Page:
Chapter 4 – The Vagina and Vulva

Toxic shock syndrome

Toxic shock syndrome (TSS) is a very rare but potentially serious illness that can affect both males and females. It is caused by bacteria that are normally commensals on the skin such as Staphylococcus aureus and Streptococcus pyogenes although in more than 30 per cent of cases no bacterial pathogen is isolated.(19)

TSS can occur after surgery and in childbirth, although in women most cases of TSS are diagnosed during menstruation in association with the use of tampons. Menstrual cups and use of the contraceptive diaphragm during menstruation have also been implicated. It is postulated that the blood on the tampon provides a culture medium for bacterial overgrowth and the exotoxin produced is absorbed into the blood stream.

Cases of TSS are extremely rare with today’s tampons, however hygienic handling and frequent change of tampons every 4 to 8 hours is advised.(20) In cases reported in men there have been concurrent staphylococcal skin infections.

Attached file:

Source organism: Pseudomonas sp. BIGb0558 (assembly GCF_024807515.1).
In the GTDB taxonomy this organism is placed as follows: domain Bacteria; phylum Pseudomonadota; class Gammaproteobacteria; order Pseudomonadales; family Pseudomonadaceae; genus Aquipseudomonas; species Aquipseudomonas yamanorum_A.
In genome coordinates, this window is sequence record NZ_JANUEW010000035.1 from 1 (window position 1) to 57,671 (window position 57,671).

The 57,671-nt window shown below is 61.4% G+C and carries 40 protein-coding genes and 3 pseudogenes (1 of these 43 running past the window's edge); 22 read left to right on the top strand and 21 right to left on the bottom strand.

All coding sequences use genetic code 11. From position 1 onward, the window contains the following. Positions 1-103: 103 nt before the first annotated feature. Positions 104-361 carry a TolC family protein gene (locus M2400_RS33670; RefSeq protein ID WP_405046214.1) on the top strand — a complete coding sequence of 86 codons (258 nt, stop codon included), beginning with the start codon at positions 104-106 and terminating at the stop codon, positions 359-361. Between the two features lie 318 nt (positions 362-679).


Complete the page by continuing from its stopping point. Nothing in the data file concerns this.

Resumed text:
Symptoms of TSS include:

sudden onset of high fever vomiting diarrhoea sunburn like skin rash joint and muscle pain headaches confusion hypotension peeling of palms and soles of feet 2-3 weeks after skin rash appears

When TSS is suspected with tampon use the tampon should be removed immediately and the person referred for emergency care. Bacterial cultures should ... Buy now

Practical advice on tampon use:

Buy now